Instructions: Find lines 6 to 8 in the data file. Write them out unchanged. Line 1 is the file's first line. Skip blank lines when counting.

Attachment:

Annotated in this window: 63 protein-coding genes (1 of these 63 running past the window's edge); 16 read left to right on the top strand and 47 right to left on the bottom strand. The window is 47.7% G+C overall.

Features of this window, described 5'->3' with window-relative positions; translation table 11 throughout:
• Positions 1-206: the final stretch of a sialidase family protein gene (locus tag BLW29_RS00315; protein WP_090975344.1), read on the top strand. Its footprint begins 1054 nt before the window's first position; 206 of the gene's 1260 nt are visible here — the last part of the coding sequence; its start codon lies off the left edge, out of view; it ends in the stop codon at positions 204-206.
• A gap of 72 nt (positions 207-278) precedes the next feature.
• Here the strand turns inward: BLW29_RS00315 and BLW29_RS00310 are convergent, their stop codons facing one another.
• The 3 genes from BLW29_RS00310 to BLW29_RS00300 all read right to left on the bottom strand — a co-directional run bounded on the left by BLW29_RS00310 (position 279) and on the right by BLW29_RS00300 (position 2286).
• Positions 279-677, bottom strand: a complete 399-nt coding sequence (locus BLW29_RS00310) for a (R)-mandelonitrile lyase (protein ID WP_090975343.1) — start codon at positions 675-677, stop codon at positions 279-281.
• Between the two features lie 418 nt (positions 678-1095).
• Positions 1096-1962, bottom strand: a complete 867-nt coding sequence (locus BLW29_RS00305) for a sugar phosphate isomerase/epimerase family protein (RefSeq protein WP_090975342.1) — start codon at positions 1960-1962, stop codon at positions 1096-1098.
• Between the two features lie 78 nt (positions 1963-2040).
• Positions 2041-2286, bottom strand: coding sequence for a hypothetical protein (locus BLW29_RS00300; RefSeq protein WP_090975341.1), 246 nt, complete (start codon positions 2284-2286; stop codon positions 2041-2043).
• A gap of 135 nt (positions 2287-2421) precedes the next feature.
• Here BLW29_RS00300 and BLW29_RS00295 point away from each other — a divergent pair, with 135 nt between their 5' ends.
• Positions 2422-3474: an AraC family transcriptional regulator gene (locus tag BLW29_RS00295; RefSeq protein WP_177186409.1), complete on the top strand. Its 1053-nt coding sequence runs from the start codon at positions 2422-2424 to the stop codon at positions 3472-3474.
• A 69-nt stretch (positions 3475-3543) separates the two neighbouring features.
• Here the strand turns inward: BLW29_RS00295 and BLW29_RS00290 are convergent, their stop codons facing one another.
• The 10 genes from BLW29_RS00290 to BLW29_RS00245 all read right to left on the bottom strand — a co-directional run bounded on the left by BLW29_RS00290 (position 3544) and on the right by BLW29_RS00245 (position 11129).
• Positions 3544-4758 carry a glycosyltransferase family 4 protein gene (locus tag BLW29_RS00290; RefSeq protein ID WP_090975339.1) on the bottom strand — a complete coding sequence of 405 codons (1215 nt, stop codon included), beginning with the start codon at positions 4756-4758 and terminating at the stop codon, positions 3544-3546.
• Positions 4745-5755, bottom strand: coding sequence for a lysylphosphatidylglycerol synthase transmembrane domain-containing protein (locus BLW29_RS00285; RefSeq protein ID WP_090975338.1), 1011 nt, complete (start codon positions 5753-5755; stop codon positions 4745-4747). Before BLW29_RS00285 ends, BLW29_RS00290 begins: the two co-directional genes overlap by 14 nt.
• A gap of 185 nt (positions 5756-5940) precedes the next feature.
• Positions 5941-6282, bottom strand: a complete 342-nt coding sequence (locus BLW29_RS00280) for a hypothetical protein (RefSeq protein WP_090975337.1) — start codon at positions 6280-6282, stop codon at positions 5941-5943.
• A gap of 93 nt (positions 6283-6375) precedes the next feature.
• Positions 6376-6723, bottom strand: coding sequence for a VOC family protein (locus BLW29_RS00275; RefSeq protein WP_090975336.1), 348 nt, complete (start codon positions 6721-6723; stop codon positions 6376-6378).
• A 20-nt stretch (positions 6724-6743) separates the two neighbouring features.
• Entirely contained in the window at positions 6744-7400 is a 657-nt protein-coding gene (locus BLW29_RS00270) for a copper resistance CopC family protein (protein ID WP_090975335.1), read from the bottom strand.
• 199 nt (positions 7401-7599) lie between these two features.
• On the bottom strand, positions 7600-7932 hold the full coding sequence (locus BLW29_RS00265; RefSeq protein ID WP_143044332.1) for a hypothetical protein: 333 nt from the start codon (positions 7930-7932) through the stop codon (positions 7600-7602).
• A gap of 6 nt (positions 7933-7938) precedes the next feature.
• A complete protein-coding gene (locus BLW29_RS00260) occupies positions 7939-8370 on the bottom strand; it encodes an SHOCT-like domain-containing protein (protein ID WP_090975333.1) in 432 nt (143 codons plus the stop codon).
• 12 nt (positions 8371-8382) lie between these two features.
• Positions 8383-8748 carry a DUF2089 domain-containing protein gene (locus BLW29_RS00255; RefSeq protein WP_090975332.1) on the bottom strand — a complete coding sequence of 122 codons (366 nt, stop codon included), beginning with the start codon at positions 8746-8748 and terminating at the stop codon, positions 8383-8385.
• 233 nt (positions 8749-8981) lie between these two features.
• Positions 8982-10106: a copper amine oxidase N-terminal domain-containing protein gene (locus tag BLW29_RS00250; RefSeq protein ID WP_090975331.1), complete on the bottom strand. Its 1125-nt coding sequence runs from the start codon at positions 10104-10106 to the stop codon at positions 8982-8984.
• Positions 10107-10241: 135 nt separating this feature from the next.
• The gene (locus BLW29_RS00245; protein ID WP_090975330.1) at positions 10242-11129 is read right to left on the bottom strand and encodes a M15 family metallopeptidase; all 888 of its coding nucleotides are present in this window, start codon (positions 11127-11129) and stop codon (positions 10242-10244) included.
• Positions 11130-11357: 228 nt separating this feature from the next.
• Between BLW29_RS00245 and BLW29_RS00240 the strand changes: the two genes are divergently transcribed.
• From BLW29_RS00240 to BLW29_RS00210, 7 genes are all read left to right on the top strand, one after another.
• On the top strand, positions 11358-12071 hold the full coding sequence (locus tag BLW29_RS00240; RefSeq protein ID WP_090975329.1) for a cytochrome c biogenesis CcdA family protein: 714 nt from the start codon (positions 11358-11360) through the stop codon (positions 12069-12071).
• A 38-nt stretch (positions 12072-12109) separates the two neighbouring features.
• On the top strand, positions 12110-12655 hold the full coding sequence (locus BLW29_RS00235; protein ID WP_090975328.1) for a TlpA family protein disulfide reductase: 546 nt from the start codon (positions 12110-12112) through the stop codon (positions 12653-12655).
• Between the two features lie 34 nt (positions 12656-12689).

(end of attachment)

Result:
• The 3 genes from BLW29_RS00310 to BLW29_RS00300 all read right to left on the bottom strand — a co-directional run bounded on the left by BLW29_RS00310 (position 279) and on the right by BLW29_RS00300 (position 2286).
• Positions 279-677, bottom strand: a complete 399-nt coding sequence (locus BLW29_RS00310) for a (R)-mandelonitrile lyase (protein ID WP_090975343.1) — start codon at positions 675-677, stop codon at positions 279-281.
• Between the two features lie 418 nt (positions 678-1095).